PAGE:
OSWEGO, NY – The sights, sounds, and smells of camp and garrison life during the French and Indian War will return to Fort Ontario State Historic Site in Oswego on June 30 and July 1.
From 10 a.m. to 4:30 p.m. on June 30, and from 10 a.m. to 3 p.m. on July 1, visitors will experience the colorful military life of camps of British, French and Native American troops and warriors who fought each other at Oswego in the 1750s.
Paul Lear, site director of Fort Ontario Historic Site, notes that this year marks the 253rd anniversary of an important battle fought at Fort Ontario in 1759, and the construction of the second Fort Ontario.
Steve Perkins, who specializes in French military history of the French and Indian War, will provide color commentary and narration during Saturday’s 2 p.m. and Sunday’s 11 a.m. battle recreations.
A special treat is in store for children as Shari Crawford, early American activities specialist and teacher, will present her 18th Century Toys and Games program on Saturday and Sunday.
Children will be able to try their hand at stilts, trundling hoops, two-balls, bat and trap, shinny, marbles, cups and balls, skittles, dog and bone, and quoits.
Crawford has conducted programs for adults and children on open fire cooking, clothing and laundry, and English country dance at historic sites, schools, scout camps, and adult day camps around New York State.
A member of the Brigade of the American Revolution, Crawford has published articles on many aspects of 18th century life (www.18thcenturytoysandgames.com).
“Oswego was once the scene of international rivalry between the French and British, and was the location of one of the most important trading posts in North America,” said Lear. “Sometimes up to 300 traders operated out of Oswego with their own semi-permanent village of 70 log huts, situated in the vicinity of what is now Water Street.”
The first Fort Ontario was built in 1755 and was a simple eight-pointed wooden stockade.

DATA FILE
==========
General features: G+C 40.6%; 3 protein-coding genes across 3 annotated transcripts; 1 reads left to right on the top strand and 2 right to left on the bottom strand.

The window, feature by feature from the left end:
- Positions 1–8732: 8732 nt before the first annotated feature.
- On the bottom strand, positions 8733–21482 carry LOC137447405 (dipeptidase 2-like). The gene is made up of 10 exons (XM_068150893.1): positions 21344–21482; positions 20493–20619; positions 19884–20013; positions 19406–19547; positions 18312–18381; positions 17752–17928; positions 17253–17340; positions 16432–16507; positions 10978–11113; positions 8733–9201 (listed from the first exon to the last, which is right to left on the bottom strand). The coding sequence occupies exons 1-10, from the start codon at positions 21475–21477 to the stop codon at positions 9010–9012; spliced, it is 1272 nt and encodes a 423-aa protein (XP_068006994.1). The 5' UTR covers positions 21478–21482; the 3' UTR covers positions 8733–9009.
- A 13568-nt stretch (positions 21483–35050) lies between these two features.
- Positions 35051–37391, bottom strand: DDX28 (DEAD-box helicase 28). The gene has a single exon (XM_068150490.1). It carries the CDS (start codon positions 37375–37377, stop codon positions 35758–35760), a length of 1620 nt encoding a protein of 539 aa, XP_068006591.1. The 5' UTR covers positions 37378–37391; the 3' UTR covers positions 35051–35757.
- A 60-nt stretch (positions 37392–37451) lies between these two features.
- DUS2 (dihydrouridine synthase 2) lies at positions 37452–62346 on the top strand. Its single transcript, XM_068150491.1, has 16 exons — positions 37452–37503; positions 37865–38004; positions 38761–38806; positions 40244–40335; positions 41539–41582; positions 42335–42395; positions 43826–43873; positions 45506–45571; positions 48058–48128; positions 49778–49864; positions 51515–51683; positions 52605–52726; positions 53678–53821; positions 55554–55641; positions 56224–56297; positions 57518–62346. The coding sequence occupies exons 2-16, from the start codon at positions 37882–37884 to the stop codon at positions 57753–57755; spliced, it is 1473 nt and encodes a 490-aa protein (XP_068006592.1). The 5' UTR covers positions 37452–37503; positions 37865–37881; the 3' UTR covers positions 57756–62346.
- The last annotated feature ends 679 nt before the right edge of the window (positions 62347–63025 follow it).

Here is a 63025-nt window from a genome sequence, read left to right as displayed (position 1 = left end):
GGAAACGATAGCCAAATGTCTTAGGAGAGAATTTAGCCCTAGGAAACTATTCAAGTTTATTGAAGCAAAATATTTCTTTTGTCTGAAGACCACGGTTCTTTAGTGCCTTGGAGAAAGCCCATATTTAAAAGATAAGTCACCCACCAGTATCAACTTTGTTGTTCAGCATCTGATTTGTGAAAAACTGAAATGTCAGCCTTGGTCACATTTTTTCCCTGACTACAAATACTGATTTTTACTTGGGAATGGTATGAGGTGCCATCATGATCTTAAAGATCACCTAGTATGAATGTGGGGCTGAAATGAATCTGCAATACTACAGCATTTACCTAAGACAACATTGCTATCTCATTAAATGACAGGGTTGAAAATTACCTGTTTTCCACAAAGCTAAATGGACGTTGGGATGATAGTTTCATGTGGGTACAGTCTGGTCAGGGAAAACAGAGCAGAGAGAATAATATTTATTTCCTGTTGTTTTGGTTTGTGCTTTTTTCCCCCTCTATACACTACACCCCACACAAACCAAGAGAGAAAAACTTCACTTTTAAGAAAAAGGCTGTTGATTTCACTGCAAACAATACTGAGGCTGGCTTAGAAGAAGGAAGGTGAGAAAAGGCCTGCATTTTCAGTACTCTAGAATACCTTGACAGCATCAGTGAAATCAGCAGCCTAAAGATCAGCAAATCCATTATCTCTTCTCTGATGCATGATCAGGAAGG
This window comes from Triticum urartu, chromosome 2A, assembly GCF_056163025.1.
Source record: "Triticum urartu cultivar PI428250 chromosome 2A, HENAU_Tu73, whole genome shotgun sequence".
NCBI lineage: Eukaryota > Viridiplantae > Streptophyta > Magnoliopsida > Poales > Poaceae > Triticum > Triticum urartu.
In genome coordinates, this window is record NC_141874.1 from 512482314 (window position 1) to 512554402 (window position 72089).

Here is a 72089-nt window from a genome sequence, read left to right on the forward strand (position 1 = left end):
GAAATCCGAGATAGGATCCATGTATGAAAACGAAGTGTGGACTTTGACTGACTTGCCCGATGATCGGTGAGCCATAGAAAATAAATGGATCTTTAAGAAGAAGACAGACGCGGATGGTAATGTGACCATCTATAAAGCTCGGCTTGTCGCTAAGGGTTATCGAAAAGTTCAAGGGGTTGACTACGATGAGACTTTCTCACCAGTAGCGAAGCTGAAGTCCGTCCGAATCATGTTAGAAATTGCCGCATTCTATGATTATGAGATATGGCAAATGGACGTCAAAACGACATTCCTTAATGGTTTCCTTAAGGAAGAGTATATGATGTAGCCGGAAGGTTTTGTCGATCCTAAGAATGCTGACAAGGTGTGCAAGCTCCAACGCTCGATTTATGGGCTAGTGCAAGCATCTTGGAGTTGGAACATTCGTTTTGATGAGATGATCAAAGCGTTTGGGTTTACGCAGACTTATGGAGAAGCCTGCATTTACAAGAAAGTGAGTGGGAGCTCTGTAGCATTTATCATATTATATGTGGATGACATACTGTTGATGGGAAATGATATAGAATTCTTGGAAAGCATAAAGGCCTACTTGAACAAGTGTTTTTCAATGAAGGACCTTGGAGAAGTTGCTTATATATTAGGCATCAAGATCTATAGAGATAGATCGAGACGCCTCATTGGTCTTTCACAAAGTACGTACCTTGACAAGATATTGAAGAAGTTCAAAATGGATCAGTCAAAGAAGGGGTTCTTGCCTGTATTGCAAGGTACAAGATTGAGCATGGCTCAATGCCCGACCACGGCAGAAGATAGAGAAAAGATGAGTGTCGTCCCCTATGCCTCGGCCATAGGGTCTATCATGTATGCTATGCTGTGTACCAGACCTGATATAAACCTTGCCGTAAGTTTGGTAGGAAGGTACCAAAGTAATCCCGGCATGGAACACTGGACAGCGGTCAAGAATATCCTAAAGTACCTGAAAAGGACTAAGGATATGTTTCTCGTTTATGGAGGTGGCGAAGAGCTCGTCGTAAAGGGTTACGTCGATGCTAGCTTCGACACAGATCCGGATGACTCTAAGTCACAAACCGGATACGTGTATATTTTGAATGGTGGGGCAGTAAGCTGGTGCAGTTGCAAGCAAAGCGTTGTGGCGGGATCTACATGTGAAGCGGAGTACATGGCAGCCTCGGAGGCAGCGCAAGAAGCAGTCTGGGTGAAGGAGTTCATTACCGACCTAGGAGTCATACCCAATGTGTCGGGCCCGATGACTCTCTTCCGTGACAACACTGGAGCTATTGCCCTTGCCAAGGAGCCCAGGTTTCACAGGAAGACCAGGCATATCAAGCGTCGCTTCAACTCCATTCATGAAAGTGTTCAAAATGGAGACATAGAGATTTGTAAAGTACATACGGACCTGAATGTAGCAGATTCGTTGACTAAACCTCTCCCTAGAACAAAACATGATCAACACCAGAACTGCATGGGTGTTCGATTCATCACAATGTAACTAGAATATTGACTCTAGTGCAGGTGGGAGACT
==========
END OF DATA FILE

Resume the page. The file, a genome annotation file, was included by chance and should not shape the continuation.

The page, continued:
Lear describes these events leading up to the 1759 battle:
“Along with Fort Oswego (built 1727) and Fort George (built 1755), these lonely outposts of the British lost about 400 men, or half of their garrisons to disease, starvation and exposure during the terrible winter of 1755-56. Reinforced in the spring, the British and colonial troops were constantly harassed by scalping parties of Canadians and Indians. Most of these attacks originated from a secret advance French base established at ‘Cabin Cove,’ today’s Sunset Bay. Fort Ontario was attacked by the French and Indians in May and June but held out.
“In a massive attack in August, 1756, the French commander-in-chief, the Marquis de Montcalm, led 4,000 troops and Indians and along with more than 25 pieces of heavy artillery, and managed to get ashore at Baldwin’s Bay without detection. Quickly siege operations began against Fort Ontario. The fort fell to the French on Friday, the 13th.
“After British commander Colonel James Mercer was cut in two by a cannonball, the other two forts quickly surrendered. All three forts were destroyed, the trader’s village leveled, and a new British fleet taken. Of the 1,700 prisoners, 100 to 150 were massacred and scalped by the natives and Canadian militia who had broken into the rum supply.”
In 1758, Colonel John Bradstreet returned with 2,000 colonial troops and used Oswego as his launching point in his successful campaign to take Fort Frontenac (Kingston, Ontario).
A large victory cross erected by Montcalm’s troops two years earlier was chopped down by Iroquois warriors. A replica of that cross may be seen today overlooking Lake Ontario near the fort parking area.
“This highly important campaign was a decisive blow to the French who found their supply lines cut off to the western posts, and helped to turn the war in favor of the British,” said Lear.